Hawaii says it's 1st state to go cashless for pot sales

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Hawaii says it will be the first state to require marijuana sales to be handled without cash.

Hawaii said Tuesday that it aims to be the first state to require marijuana sales to be handled without cash, saying it wanted to avoid robberies and other crimes targeting dispensaries.

All of Hawaii's eight licensed dispensaries have agreed to go cashless by Oct. 1, the governor's office said. The dispensaries will ask patients to use a debit payment app to buy their pot instead of cash.

The app is already an option for marijuana transactions in six states, including California and Colorado.

Iris Ikeda, the state's financial institutions commissioner, told reporters at a news conference that state officials haven't discussed whether people wanting to pay in cash will be turned away from dispensaries.

"Oct. 1 is our target date to try to go cashless as much as we can," Ikeda said.

Many marijuana businesses use cash because banks fear pot money could expose them to legal trouble from the U.S. government, which regulates banking and still bans marijuana.

The debit app called CanPay uses a Colorado-based credit union to facilitate transactions. The Hawaii dispensaries will set up accounts with the credit union, called Safe Harbor Private Banking.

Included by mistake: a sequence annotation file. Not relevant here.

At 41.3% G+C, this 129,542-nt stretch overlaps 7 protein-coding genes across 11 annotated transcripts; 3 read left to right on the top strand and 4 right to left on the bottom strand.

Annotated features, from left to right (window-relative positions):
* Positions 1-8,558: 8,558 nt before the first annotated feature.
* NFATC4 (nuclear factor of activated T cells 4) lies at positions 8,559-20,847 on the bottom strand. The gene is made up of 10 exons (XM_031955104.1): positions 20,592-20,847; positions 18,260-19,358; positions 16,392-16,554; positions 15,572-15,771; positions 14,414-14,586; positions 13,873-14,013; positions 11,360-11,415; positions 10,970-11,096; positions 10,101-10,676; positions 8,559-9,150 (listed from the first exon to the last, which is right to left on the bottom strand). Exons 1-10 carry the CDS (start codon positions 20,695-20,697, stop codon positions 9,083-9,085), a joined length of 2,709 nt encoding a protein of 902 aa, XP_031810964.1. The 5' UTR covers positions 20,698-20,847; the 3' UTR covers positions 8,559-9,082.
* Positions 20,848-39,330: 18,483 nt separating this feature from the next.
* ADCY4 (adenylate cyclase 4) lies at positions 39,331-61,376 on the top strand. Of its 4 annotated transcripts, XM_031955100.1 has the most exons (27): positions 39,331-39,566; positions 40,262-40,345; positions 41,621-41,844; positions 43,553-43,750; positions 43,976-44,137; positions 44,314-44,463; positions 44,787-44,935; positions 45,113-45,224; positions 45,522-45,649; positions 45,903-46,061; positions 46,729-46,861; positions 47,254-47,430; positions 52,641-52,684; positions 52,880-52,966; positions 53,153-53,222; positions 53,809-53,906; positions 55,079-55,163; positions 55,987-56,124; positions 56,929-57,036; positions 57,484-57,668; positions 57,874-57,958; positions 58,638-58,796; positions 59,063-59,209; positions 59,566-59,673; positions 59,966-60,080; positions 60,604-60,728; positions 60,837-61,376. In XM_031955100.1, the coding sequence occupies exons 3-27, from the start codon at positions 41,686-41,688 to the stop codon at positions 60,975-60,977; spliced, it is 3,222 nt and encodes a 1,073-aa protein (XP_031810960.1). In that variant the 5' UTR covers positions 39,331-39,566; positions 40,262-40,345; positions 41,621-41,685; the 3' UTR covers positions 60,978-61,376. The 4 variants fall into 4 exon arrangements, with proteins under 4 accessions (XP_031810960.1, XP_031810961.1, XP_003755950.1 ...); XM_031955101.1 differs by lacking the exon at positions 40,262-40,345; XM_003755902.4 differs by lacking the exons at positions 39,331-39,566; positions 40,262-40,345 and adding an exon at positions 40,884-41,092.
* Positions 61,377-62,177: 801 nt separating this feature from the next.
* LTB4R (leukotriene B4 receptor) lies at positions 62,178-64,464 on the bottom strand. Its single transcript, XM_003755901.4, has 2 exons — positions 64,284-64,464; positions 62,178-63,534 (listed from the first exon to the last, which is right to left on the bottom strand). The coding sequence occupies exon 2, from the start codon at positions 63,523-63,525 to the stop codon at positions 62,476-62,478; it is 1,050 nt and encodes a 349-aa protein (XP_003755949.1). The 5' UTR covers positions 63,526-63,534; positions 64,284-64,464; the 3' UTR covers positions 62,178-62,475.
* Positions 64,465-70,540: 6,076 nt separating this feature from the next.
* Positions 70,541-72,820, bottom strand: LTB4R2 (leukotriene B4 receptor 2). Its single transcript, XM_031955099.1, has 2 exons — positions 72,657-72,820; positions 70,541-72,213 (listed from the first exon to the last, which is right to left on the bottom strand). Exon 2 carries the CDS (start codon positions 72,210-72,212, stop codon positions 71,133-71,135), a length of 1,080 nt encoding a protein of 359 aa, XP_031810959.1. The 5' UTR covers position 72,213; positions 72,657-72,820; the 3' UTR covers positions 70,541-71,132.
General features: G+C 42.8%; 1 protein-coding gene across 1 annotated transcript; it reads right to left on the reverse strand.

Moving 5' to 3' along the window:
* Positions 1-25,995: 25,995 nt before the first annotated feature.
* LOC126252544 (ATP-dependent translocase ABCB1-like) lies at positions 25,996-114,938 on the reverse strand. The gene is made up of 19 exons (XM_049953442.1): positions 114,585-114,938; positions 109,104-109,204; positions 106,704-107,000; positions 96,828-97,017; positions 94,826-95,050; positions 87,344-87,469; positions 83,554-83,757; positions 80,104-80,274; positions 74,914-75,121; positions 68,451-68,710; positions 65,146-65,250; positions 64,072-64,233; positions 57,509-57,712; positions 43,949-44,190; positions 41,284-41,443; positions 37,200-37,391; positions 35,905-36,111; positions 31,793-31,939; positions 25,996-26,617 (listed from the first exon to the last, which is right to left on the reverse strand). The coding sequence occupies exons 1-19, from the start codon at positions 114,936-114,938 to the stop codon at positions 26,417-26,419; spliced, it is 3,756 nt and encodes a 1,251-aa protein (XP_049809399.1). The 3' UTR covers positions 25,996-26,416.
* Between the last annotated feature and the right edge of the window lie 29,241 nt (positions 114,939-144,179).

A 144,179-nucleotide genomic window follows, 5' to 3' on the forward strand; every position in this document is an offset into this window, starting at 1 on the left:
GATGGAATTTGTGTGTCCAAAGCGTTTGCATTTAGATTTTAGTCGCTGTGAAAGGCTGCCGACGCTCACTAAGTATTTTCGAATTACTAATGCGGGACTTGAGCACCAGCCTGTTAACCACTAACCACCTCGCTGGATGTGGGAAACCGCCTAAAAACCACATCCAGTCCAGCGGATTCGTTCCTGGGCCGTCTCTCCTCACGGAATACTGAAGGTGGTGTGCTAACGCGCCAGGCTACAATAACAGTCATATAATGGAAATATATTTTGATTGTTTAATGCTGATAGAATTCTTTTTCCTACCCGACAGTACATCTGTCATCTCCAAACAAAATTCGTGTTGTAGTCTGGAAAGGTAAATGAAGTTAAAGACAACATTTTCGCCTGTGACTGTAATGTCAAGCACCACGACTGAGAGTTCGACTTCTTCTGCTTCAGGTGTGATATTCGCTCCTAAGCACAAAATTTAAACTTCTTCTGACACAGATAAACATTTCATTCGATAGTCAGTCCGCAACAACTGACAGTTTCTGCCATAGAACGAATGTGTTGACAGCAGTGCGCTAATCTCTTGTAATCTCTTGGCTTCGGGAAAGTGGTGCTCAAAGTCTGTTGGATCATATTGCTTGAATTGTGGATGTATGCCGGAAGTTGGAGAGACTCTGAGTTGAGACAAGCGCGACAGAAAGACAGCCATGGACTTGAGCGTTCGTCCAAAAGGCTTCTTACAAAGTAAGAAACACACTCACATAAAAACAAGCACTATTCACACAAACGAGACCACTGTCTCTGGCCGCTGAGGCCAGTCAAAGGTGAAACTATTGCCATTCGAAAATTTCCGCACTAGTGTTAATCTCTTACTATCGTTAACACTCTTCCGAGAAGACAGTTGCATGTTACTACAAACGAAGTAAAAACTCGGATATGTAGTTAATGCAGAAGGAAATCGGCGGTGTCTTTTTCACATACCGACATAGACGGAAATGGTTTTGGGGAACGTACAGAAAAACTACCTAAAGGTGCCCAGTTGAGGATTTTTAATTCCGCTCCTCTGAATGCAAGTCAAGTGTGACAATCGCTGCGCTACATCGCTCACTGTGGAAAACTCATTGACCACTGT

Under the cashless system, customers use their checking accounts to pay CanPay, which sends the payment to Safe Harbor.

Ikeda said Hawaii was still working on allowing prepaid, stored value cards to be used an alternative for people who don't have checking accounts.

Hawaii was among the first states to legalize medical marijuana in 2000 but the state didn't grant licenses to any dispensaries until last year. Maui Grown Therapies became the first to open last month after the state Department of Health gave it approval to begin sales.

Honolulu-based dispensary Aloha Green is the only other dispensary that opened to date.

During the Obama administration, the Justice Department issued guidelines to help banks avoid federal prosecution when dealing with pot businesses in states where the drug is legal.

But most banks don't see those rules as a shield against charges that could include aiding drug trafficking. And they say the rules are difficult to follow, placing the burden on banks to determine if a pot business is operating within the law.

There is also uncertainty over how the Trump administration will react. Attorney General Jeff Sessions has said he wants to crack down on the legal marijuana industry.

Credit card companies like Visa and Mastercard say they won't allow their cards to be used to buy cannabis or marijuana-related products.

Patients who don't own smartphones will have to create CanPay accounts with an email address and personal identification number. Patients will be able buy pot by logging on to their accounts with computer tablets at the dispensaries.

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